The Slave Trade Was A Never Ending Cycle

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Millions of lives were forever changed by the Atlantic Slave trade. Some were affected positively, in the case of slavers and wealthy slave owners. Others, the men, women, and children captured and sold into slavery were affected in an overwhelmingly negative way. Slavery was perceived and experienced in two distinctly different ways by Africans and Europeans.
The Atlantic Slave Trade was a never-ending cycle, so to speak, with each part playing an integral part in the continuum of the trade of human lives for over four centuries. There is no “beginning,” so I’d like to begin in a local market in the Igbo-speaking region of southern Nigeria in 1745. Olaudah Equiano recalls a bit about these markets in his narrative, “These are sometimes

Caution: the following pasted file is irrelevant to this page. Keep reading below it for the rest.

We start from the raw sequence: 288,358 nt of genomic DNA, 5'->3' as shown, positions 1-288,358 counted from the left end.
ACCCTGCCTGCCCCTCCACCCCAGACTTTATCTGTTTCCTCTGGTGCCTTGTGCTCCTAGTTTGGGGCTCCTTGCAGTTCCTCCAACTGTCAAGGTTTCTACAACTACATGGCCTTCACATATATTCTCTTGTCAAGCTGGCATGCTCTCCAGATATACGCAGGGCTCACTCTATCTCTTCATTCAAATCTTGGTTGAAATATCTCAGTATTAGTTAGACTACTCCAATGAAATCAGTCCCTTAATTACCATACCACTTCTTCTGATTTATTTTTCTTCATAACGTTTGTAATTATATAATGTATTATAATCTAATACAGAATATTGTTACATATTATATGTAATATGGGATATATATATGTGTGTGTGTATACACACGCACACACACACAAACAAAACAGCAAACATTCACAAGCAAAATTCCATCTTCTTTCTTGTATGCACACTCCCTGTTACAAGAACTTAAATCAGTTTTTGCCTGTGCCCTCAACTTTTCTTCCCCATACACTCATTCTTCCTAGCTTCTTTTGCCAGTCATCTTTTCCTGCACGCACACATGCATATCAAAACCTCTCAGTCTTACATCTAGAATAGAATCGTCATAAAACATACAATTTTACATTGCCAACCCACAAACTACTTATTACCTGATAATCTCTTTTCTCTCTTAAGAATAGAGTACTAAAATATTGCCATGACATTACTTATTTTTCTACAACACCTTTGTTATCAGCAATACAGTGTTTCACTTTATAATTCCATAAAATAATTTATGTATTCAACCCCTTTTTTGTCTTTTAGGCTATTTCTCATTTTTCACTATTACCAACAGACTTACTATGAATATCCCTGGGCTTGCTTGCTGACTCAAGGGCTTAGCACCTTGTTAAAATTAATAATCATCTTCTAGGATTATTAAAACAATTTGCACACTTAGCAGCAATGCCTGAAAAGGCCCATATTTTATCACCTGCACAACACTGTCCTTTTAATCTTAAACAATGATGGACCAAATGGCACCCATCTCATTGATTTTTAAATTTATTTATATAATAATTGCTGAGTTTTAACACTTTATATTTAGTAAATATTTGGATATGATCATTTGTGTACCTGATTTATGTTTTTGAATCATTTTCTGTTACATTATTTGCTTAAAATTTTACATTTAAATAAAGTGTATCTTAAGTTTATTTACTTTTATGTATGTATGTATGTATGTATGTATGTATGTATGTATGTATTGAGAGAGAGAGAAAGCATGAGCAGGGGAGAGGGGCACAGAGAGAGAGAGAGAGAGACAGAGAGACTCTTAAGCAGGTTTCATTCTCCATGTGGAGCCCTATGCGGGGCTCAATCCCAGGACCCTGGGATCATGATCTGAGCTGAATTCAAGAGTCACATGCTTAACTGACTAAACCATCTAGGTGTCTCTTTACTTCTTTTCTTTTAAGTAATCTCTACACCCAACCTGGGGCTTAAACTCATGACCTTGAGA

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But if the white men do not comply with it they will lose the aforementioned goods…” (Davidson, 1149) After all, why wait to receive only criminals when free men and women can be stolen away and made to look like any other slave.
Soon after being taken by “the white men,” Africans were branded, like modern-day livestock, with a hot iron with the letter of the name of the ship transporting them. Europeans viewed Africans as little more than an animal, even saying the brand on their breast or shoulder, after being anointed with palm oil, was “usually well in four or five days, appearing very plain and white after…” as though speaking of the

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